|Review by: Reed H. Galinac
||Having grown up about a driver and a wedge from DH (two generations of my family are buried across the street from No. 11), I can tell you that DH is the area's greatest golfing paradox. Here's a championship calibre layout (playing 7,000+ from the tips) of unlimited potential in a superb location...maintained and managed like Tin Cup's dusty driving range. Every time I play here I end up shaking my head in wonder -- like how a course of such high challenge and enjoyability can have such poorly manicured greens. They've NEVER been maintained in a manner befitting the course, and, according to my aching back after every round here, DH has to rank first in the area in unrepaired ball marks. (How can players who have access to such a beautiful course treat it like a beginner's par three?) As for amenities, the clubhouse complex was once the home of the Bethlehem Steel Management Club and hosted countless weddings, dances, etc. So with such ready-made facilities, one could only assume that in its 10-year history, the course has developed into a dining/event destination even for the non-golfing public, right? WRONG. This past August, my buddy and I made the turn at about 6:30 pm on a glorious 90 degree summer evening, only to find the bar shuttered and dark. Say what?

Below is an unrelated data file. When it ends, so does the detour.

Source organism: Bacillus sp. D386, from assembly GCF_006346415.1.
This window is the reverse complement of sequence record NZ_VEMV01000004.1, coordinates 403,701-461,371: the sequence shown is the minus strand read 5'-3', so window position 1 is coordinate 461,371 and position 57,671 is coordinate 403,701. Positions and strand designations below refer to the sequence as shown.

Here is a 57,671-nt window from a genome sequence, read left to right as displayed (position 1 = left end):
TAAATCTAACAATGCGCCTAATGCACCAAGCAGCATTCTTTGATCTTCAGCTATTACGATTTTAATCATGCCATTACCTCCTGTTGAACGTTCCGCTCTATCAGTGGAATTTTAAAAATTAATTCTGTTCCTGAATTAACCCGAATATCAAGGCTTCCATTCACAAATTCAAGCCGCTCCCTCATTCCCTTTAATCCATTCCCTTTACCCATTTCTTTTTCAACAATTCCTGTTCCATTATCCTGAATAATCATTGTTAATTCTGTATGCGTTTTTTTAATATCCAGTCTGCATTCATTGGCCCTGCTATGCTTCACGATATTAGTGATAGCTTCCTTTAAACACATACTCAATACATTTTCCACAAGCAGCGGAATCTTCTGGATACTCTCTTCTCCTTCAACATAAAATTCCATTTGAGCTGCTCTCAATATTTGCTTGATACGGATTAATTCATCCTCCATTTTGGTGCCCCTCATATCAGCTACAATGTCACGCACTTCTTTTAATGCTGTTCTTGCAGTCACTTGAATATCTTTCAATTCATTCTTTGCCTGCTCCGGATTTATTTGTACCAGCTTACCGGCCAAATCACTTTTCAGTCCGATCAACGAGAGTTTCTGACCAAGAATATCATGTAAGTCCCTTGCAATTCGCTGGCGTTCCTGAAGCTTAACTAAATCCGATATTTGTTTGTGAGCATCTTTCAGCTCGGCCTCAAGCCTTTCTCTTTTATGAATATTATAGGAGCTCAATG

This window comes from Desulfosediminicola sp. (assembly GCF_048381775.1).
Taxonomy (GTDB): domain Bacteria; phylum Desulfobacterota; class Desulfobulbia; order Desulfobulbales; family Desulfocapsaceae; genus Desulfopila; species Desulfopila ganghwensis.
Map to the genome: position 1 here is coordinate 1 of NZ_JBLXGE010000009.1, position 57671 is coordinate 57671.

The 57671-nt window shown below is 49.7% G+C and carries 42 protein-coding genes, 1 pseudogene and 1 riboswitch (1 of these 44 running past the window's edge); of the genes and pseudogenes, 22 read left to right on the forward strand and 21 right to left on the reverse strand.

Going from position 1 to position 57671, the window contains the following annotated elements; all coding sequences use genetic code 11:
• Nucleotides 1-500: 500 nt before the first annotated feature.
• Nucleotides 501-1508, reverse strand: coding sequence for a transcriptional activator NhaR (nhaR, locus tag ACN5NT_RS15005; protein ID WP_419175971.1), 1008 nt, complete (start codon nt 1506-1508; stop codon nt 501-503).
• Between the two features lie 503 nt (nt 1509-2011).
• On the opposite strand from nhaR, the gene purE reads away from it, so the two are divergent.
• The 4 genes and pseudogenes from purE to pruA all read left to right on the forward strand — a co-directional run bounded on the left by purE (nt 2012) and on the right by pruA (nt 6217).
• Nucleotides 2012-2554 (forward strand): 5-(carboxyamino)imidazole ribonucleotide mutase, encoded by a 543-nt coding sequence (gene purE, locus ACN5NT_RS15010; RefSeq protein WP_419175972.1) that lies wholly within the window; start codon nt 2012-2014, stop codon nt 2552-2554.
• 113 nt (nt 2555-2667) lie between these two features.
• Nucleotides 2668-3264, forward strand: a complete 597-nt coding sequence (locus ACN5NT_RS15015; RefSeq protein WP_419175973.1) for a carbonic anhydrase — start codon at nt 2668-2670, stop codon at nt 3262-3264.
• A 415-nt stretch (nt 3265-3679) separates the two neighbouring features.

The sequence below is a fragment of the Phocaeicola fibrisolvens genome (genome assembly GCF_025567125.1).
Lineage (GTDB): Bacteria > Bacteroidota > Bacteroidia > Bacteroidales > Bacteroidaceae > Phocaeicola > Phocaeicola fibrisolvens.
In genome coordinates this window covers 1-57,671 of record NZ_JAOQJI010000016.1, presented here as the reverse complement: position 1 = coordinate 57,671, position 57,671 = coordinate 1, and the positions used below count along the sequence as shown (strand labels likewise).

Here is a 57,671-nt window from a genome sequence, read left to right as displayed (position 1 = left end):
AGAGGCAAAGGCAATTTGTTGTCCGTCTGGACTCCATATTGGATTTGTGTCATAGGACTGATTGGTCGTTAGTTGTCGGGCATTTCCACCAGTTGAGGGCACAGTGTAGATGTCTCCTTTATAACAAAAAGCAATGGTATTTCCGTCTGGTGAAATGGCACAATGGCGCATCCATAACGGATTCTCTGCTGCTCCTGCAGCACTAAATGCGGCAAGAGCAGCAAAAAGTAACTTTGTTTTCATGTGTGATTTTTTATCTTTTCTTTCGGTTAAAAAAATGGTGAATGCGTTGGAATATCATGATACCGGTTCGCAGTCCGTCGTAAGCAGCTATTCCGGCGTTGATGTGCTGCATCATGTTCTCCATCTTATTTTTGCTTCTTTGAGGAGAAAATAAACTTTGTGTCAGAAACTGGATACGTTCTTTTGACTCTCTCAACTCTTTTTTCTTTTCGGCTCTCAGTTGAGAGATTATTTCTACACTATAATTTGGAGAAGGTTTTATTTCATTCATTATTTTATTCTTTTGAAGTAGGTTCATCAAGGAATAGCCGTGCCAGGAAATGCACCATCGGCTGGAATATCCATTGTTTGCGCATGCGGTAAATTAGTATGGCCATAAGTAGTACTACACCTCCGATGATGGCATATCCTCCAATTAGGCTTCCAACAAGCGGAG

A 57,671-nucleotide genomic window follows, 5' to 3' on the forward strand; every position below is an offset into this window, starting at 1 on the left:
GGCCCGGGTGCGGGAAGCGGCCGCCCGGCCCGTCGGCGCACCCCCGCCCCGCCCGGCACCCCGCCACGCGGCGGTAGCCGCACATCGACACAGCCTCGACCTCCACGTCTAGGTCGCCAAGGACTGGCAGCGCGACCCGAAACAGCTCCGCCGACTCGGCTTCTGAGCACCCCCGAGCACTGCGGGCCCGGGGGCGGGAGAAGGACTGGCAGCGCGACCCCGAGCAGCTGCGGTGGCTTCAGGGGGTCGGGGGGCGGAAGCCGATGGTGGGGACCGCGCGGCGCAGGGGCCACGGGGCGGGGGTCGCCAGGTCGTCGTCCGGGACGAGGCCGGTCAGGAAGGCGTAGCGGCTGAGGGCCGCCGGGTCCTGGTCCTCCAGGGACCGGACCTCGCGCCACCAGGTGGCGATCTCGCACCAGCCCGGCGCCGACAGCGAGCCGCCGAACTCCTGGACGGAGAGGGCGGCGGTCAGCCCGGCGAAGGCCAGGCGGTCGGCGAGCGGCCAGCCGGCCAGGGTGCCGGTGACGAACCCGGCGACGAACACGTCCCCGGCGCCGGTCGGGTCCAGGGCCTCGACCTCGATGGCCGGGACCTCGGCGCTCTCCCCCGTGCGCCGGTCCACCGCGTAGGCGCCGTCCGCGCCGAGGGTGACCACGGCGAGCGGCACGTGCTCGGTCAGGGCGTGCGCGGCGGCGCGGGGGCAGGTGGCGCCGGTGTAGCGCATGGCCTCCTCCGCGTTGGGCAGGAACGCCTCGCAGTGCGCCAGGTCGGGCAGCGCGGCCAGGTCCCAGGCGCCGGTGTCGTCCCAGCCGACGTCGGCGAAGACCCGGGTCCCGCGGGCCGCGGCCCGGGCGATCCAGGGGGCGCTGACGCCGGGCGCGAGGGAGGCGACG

Despite its flaws, DH continues to be worth playing, especially when compared to over-rated, over-played West Shore courses like Armitage, which can't carry DH's bag. With the attention and management it deserves, DH would vie for billing as the area's best public course. I rated DH at 3 stars, though the layout itself is easily a 4. Sadly, the perennial condition of the greens precludes a 4-star rating.
If the new DH management asked me to write an HONEST tag line for their course, it might go something like this: "Play Dauphin Highlands -- A Great Course, Despite All Our Efforts to the Contrary." (Maybe that's why I'm not in advertising...)